Trouble getting JIRA integration to work - certificate error

(Chris) #1

Hi there,
after updating to the latest Octopus versions we are eager to try the JIRA integration. I’m facing some issues that I need assistance with.

Environment:
TFS (16.131.27701.1 self hosted) with latest Octopus plugin
Octopus (2019.6.8 self hosted)

Octopus is currently http only, TFS is using https.

Issue
During the Push Package Metadata Step I receive the following error:

2019-09-18T09:06:42.4330076Z ##[section]Starting: Push Package Metadata to Octopus
2019-09-18T09:06:42.4334057Z ==============================================================================
2019-09-18T09:06:42.4334266Z Task : Push Package Metadata to Octopus
2019-09-18T09:06:42.4334500Z Description : Collect metadata related to the build, including work items from commit messages, and push to your Octopus Deploy Server.
2019-09-18T09:06:42.4334773Z Version : 4.0.387
2019-09-18T09:06:42.4335004Z Author : Octopus Deploy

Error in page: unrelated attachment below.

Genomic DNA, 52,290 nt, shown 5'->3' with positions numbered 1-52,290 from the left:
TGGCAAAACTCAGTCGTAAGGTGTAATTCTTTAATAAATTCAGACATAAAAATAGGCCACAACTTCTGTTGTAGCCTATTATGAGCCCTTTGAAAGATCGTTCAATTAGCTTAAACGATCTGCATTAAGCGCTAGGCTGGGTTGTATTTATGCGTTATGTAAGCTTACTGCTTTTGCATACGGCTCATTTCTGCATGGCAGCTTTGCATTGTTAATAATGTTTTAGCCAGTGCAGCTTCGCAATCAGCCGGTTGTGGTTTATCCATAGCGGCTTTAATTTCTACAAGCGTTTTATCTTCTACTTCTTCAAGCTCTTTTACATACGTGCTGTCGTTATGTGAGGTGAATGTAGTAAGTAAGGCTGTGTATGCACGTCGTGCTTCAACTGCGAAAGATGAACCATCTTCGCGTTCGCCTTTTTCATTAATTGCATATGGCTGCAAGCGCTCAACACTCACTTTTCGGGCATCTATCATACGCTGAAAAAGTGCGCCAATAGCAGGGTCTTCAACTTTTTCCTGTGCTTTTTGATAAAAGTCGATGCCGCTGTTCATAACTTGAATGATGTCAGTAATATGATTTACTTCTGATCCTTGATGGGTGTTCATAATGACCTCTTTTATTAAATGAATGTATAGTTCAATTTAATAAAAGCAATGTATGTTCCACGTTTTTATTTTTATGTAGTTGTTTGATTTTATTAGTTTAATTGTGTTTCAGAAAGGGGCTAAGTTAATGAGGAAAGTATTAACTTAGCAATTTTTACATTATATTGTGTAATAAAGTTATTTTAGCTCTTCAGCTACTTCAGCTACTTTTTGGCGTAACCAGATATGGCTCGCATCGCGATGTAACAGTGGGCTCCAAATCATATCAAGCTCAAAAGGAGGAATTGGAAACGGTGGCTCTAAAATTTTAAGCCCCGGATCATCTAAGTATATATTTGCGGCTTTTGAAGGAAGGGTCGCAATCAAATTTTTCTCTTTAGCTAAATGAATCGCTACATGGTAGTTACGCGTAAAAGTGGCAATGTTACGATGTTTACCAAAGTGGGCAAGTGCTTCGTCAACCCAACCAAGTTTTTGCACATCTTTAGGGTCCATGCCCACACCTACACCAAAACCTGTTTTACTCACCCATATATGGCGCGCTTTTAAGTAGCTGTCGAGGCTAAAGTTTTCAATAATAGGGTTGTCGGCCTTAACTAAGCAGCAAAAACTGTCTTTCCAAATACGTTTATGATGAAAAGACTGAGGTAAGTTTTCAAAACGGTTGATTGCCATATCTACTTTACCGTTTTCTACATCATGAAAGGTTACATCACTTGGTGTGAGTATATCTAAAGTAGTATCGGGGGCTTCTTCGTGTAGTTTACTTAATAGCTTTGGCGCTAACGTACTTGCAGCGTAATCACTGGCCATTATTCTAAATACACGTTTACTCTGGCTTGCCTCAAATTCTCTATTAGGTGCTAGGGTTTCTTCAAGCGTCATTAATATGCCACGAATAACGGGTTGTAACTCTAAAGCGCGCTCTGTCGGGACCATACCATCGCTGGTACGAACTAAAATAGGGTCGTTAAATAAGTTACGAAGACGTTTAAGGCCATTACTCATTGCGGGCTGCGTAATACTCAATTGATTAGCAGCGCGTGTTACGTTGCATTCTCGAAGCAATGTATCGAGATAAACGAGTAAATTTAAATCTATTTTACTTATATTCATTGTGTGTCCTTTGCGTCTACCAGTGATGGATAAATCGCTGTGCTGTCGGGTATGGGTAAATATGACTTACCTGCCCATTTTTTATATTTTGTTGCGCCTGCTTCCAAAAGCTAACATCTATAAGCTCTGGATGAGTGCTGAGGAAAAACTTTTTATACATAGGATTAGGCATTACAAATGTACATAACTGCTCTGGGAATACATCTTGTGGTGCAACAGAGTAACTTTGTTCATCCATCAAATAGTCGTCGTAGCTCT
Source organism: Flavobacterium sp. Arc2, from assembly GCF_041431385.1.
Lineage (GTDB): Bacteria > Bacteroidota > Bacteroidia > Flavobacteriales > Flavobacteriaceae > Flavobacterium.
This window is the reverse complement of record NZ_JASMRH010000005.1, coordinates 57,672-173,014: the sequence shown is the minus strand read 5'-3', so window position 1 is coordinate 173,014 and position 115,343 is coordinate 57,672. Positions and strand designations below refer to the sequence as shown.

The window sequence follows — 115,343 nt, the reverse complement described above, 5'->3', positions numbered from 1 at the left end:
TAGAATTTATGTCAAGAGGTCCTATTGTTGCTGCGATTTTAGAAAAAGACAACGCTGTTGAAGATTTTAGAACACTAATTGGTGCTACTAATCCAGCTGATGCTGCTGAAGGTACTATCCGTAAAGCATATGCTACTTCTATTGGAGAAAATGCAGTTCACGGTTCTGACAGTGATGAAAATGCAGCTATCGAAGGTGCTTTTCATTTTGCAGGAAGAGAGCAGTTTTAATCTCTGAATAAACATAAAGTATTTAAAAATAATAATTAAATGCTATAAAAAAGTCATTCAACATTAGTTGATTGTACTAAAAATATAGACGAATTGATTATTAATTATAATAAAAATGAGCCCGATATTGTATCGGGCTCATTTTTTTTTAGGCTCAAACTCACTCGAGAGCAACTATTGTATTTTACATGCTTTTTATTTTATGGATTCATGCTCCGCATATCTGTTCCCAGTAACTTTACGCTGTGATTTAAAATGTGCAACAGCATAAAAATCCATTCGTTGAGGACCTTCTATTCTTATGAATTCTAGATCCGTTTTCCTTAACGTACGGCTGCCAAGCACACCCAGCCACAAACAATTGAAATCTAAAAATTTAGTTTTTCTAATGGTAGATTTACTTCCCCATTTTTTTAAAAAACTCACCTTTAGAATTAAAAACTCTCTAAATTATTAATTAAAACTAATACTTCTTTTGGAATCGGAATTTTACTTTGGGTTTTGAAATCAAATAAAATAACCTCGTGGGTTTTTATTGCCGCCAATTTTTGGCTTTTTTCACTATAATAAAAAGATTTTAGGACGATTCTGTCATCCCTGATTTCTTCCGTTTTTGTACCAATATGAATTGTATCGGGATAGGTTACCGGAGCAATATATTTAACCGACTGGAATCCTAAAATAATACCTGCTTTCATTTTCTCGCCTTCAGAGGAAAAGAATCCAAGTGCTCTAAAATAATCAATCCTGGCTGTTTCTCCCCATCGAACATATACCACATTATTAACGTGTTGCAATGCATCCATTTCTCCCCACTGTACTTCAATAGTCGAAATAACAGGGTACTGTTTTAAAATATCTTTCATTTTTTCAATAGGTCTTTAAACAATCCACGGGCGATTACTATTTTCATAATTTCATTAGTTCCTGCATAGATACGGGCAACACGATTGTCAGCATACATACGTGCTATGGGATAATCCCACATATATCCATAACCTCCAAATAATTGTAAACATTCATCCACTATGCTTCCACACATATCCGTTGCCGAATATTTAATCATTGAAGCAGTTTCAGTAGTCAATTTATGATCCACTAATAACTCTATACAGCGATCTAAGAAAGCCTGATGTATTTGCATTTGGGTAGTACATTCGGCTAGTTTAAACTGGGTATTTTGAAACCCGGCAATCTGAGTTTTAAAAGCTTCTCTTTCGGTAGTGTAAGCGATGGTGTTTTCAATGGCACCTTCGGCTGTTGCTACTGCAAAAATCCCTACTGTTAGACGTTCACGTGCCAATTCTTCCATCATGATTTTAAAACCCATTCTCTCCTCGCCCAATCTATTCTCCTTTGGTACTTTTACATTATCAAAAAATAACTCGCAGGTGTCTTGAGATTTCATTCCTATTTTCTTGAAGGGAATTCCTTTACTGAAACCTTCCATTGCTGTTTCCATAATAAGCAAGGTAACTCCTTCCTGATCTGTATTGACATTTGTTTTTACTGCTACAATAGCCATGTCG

2019-09-18T09:06:42.4335209Z Help : Version: 4.0.387. More Information
2019-09-18T09:06:42.4335413Z ==============================================================================
2019-09-18T09:06:43.1992297Z SystemVssConnection exists true
2019-09-18T09:06:43.2398321Z ##[error]Error: unable to get local issuer certificate
2019-09-18T09:06:43.2399998Z ##[error]Failed to push metadata. unable to get local issuer certificate
2019-09-18T09:06:43.2493376Z ##[section]Finishing: Push Package Metadata to Octopus

As mentioned, Octopus is not running https, so I am not sure why this error can occur.

To check general connectivity I tried the following: Pushing metadata directly to Octopus using Octo.exe from the build agent that is performing the above step.

This works fine:
image

Do you have any idea why the step in TFS could fail? It is worth nothing that the build step contains a NuGet push to the internal package feed using the same “http://octopus” URL and that works perfectly fine.
Looking for any hints here - I have no idea what is going on.

On a side note:
The manually pushed metadata seems to appear in Octopus. This was the metadata I tried sending:

{
“BuildEnvironment”:“development”,
“CommentParser”:“Jira”,
“BuildNumber”:“1.0.19”,
“BuildUrl”:“test”,
“VcsType”:"",
“VcsRoot”:"",
“VcsCommitNumber”:"",
“Commits”:
[
{“Id”:“1”, “Comment”:“TPROG-1 first commit”},
{“Id”:“2”, “Comment”:“TPROG-2 second commit”}
]

}

However in Octopus I can see only rudimentary information in the package feed:
image

And nothing on the release page of a project:
image